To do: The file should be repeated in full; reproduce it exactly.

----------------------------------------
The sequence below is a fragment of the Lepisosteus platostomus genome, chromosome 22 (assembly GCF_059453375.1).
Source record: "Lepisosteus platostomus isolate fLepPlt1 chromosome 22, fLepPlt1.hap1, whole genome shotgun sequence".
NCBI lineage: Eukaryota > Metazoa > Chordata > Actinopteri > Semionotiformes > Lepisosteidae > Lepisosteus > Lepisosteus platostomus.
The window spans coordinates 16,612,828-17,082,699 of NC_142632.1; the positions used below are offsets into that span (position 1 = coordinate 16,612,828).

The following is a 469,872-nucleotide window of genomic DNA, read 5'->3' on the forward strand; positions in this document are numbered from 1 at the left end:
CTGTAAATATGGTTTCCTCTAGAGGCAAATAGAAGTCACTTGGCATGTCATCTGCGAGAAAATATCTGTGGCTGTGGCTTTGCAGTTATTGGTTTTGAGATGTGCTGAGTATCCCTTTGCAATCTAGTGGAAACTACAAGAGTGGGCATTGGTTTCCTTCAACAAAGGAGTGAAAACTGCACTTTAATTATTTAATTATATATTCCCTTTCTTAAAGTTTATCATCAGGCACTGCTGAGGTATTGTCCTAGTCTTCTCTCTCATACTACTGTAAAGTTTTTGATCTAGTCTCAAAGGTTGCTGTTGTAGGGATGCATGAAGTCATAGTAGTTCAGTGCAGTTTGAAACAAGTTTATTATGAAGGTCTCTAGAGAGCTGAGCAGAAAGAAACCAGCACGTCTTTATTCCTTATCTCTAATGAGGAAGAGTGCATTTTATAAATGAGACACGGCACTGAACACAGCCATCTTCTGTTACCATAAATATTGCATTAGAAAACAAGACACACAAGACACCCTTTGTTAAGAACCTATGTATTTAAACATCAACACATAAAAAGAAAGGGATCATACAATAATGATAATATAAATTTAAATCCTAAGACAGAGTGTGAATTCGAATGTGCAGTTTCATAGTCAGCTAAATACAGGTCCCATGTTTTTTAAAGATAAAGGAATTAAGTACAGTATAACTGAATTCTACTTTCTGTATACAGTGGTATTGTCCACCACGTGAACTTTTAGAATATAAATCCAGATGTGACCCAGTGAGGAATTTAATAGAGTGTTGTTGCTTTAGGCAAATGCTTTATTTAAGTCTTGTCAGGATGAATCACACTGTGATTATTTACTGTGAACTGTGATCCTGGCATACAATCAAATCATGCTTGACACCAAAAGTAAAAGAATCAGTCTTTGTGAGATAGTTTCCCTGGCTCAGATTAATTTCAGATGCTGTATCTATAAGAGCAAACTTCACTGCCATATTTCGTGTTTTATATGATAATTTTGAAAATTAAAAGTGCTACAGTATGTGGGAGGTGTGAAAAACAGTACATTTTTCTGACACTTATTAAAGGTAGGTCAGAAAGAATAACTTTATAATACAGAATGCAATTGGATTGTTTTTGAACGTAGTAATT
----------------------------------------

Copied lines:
The sequence below is a fragment of the Lepisosteus platostomus genome, chromosome 22 (assembly GCF_059453375.1).
Source record: "Lepisosteus platostomus isolate fLepPlt1 chromosome 22, fLepPlt1.hap1, whole genome shotgun sequence".
NCBI lineage: Eukaryota > Metazoa > Chordata > Actinopteri > Semionotiformes > Lepisosteidae > Lepisosteus > Lepisosteus platostomus.
The window spans coordinates 16,612,828-17,082,699 of NC_142632.1; the positions used below are offsets into that span (position 1 = coordinate 16,612,828).

The following is a 469,872-nucleotide window of genomic DNA, read 5'->3' on the forward strand; positions in this document are numbered from 1 at the left end:
CTGTAAATATGGTTTCCTCTAGAGGCAAATAGAAGTCACTTGGCATGTCATCTGCGAGAAAATATCTGTGGCTGTGGCTTTGCAGTTATTGGTTTTGAGATGTGCTGAGTATCCCTTTGCAATCTAGTGGAAACTACAAGAGTGGGCATTGGTTTCCTTCAACAAAGGAGTGAAAACTGCACTTTAATTATTTAATTATATATTCCCTTTCTTAAAGTTTATCATCAGGCACTGCTGAGGTATTGTCCTAGTCTTCTCTCTCATACTACTGTAAAGTTTTTGATCTAGTCTCAAAGGTTGCTGTTGTAGGGATGCATGAAGTCATAGTAGTTCAGTGCAGTTTGAAACAAGTTTATTATGAAGGTCTCTAGAGAGCTGAGCAGAAAGAAACCAGCACGTCTTTATTCCTTATCTCTAATGAGGAAGAGTGCATTTTATAAATGAGACACGGCACTGAACACAGCCATCTTCTGTTACCATAAATATTGCATTAGAAAACAAGACACACAAGACACCCTTTGTTAAGAACCTATGTATTTAAACATCAACACATAAAAAGAAAGGGATCATACAATAATGATAATATAAATTTAAATCCTAAGACAGAGTGTGAATTCGAATGTGCAGTTTCATAGTCAGCTAAATACAGGTCCCATGTTTTTTAAAGATAAAGGAATTAAGTACAGTATAACTGAATTCTACTTTCTGTATACAGTGGTATTGTCCACCACGTGAACTTTTAGAATATAAATCCAGATGTGACCCAGTGAGGAATTTAATAGAGTGTTGTTGCTTTAGGCAAATGCTTTATTTAAGTCTTGTCAGGATGAATCACACTGTGATTATTTACTGTGAACTGTGATCCTGGCATACAATCAAATCATGCTTGACACCAAAAGTAAAAGAATCAGTCTTTGTGAGATAGTTTCCCTGGCTCAGATTAATTTCAGATGCTGTATCTATAAGAGCAAACTTCACTGCCATATTTCGTGTTTTATATGATAATTTTGAAAATTAAAAGTGCTACAGTATGTGGGAGGTGTGAAAAACAGTACATTTTTCTGACACTTATTAAAGGTAGGTCAGAAAGAATAACTTTATAATACAGAATGCAATTGGATTGTTTTTGAACGTAGTAATT